Lab while at Moss Landing: Ichthyology
Undergraduate education: A.A. in Biology from De Anza College (Cupertino, CA) in 1973, B.A. in Biology from UC Berekeley 1975;
Other graduate degrees: Ph.D. from UC San Diego, 1985 (Neuroscience Department, UCSD Medical School, and Biological Oceanography, Scripps Institution of Oceanography
Current job position and location: Chief, Nervous System Development and Plasticity Section, National Institutes of Health, Bethesda, MD
Contact information: email@example.com
Lab home page: http://nsdps.nichd.nih.gov
Some questions for Douglas:
Q: Why did you decide to pursue marine science/come to Moss Landing?
A: Most of biology is in the ocean. If you are interested in zoology or ecology, you will find yourself studying marine creatures. Marine organisms also make excellent experimental preparations for studies of basic questions in science, as in my interest in understanding the nervous system. This is because there is such diversity among marine organisms. Nature has provided us with a wealth of natural experiments. In my case, studies of a unique sense only found in sharks and their relatives, electroreception, has enabled me to study fundamental questions about how our sense cells operate and how the brain analyzes sensory information. Also I love the ocean and scuba diving.
Q: What did you do your thesis on and why do you find it interesting/important?
A: My research revealed that some animals have a unique sensory ability. They can sense very weak electric fields that surround other living creatures in seawater. I studied this in sharks and a strange-looking ancient fish called a chimaera. SeeFields, R.D. (2007) The shark’s electric sense. Scientific American 297:74-81.
Q: What did you go on to after graduation?
A: I went to Scripps Institution of Oceanography to continue studies on the nervous system of sharks and related fish. This led to wider studies in neuroscience into the cellular and molecular mechanisms of learning and memory.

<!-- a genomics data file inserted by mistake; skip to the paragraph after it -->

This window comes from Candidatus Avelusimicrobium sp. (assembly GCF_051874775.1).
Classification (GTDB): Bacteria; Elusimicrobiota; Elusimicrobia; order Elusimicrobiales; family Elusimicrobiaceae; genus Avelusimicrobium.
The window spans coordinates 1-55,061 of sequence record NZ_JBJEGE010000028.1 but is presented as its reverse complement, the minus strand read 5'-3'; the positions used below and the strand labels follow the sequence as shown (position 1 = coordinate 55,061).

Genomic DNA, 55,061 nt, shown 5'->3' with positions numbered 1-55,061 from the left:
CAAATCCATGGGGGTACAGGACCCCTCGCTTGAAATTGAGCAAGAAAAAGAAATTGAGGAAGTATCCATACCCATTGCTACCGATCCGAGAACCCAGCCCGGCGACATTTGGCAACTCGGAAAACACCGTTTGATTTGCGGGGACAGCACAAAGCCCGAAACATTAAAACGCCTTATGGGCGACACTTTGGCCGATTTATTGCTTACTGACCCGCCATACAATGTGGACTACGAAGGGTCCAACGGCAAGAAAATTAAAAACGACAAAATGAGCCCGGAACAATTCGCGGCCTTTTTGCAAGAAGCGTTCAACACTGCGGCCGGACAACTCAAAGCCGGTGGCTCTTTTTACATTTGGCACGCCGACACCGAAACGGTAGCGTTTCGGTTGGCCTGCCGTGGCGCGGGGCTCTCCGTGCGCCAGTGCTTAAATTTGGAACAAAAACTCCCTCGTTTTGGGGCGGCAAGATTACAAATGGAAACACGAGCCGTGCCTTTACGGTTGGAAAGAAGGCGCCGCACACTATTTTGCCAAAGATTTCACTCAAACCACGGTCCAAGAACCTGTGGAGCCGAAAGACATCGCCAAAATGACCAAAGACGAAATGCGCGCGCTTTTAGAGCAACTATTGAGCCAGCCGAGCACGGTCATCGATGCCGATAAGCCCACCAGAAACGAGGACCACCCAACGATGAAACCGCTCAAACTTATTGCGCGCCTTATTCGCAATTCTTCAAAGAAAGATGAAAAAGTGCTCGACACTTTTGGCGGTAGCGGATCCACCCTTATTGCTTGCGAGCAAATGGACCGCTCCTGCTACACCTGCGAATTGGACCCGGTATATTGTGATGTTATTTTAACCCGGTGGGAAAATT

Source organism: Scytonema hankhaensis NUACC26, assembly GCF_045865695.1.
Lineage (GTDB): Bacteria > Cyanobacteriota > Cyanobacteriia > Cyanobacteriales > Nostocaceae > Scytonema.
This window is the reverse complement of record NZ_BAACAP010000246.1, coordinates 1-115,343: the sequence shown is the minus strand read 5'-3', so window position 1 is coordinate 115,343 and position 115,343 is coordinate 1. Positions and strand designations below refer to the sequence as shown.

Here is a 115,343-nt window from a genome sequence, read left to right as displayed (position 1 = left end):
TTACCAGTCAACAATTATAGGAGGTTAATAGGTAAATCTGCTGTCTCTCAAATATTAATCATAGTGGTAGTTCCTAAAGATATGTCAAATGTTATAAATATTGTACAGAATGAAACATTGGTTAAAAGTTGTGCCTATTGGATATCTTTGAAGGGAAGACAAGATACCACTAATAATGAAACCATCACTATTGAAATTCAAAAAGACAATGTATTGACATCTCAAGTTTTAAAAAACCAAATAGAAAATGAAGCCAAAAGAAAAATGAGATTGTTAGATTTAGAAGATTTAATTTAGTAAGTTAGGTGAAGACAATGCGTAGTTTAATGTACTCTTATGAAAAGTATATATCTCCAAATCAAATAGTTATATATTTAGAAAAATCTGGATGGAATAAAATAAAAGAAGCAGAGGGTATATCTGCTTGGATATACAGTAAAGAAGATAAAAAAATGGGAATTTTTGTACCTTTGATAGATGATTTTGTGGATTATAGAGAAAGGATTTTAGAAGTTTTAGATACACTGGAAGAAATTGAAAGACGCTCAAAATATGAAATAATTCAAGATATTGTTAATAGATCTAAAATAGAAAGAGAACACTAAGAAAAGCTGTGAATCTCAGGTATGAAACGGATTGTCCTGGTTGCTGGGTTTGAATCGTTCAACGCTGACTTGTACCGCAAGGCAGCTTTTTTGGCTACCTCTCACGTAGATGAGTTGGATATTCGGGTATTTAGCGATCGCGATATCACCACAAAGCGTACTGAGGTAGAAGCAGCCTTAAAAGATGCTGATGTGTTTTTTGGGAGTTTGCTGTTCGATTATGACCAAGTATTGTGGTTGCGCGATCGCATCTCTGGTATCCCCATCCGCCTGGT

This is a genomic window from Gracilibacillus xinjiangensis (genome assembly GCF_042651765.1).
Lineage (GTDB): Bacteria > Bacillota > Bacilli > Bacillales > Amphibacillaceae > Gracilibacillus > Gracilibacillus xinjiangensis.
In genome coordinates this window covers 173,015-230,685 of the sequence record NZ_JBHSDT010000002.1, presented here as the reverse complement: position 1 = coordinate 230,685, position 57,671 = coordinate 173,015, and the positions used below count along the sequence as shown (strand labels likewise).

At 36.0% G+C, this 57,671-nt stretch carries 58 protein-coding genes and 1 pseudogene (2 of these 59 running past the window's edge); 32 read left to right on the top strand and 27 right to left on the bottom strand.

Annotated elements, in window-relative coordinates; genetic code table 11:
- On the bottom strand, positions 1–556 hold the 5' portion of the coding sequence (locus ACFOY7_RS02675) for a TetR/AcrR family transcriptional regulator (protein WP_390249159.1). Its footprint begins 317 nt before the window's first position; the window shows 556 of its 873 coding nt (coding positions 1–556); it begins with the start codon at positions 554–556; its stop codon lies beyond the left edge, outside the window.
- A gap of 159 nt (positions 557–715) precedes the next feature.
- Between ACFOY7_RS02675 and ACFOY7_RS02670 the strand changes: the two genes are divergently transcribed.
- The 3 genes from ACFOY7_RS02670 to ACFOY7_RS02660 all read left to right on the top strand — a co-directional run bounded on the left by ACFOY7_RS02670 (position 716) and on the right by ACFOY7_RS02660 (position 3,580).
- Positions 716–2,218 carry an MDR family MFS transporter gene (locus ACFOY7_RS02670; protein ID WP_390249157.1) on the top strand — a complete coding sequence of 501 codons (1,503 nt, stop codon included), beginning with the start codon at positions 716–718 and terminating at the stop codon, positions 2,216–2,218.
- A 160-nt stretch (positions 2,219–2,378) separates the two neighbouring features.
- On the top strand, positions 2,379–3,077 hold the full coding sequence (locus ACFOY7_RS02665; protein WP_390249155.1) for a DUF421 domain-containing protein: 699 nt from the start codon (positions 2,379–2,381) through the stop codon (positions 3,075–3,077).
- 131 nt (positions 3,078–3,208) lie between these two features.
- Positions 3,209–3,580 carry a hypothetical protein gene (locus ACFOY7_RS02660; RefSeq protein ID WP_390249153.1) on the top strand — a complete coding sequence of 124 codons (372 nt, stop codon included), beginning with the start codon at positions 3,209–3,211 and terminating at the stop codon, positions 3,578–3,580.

Q: What do you do now (if different from above?) Please describe your job and the highlights/challenges of your work.
A: I study how the brain wires up its connections according to neural activity in fetal life and in response to environmental experience. In general, how the brain remembers and learns. Long-term memory requires turning on genes to make proteins that will cement new synaptic connections together. This led me to investigate how neural impulse firing can control genes in general, and in particular genes that are necessary for forming long-term memory. See: Fields, R.D. (2005) Making memories stick. Scientific American 292 (February), 74-81.
In the course of these studies I observed that information not only passes through neurons in the brain, but also through long-neglected cells called “glia”. These cells do not fire electrical impulses, but our work (and others) has shown that they sense electrical activity in the brain and communicate among themselves using chemical signaling. In turn, glia control the transmission of information across synapses between neurons. This is an entirely new aspect of the brain that has been overlooked until now! See: Fields, R.D. (2004) The other half of the brain. Scientific American 290(4) (April) 54-61.
Q: What’s the best thing that you took away from MLML? How did you time at MLML prepare you/influence you for what you do now?
A: So many things! I learned how to perform experiments: how to conceive them, execute them resourcefully with the materials at hand, how to analyze the data, the value and pleasure of collaboration, and how to present the results of the research in scientific meetings and scientific publications. I learned statistical analysis at MLML, which has served me throughout my career as a square and level serve a carpenter. You can work without them, but it will show. I met some great people and dedicated teachers and scientists. Greg Cailliet is one of the best. MLML is a unique place with outstanding teachers and a commitment to teaching that is rare. My wife Melanie, who is a biology teacher, and I were married while I was at MLML, so nothing else I netted from the slough can compare with that!
Q: What would you do if you could do anything differently?
A: No regrets!
Q: What advice do you have for someone who wants to go into marine science and/or graduate school?
What are you waiting for?
Whatever question you are studying in marine science, the information, skills, and techniques you are mastering will translate to other areas of science should you later change to a different scientific discipline.
If you study marine science and eventually change to a non-science career, you will have gained enormous practical and intellectual skills that will be valuable in many different professions. At the same time you will have a greater understanding of the natural world and of science. The world needs that.
Q: What advice do you have for someone who wants to pursue a career like yours?
A: If you love science, I can imagine no better life. Every day offers new challenges and excitement in discovering a new insight into Nature.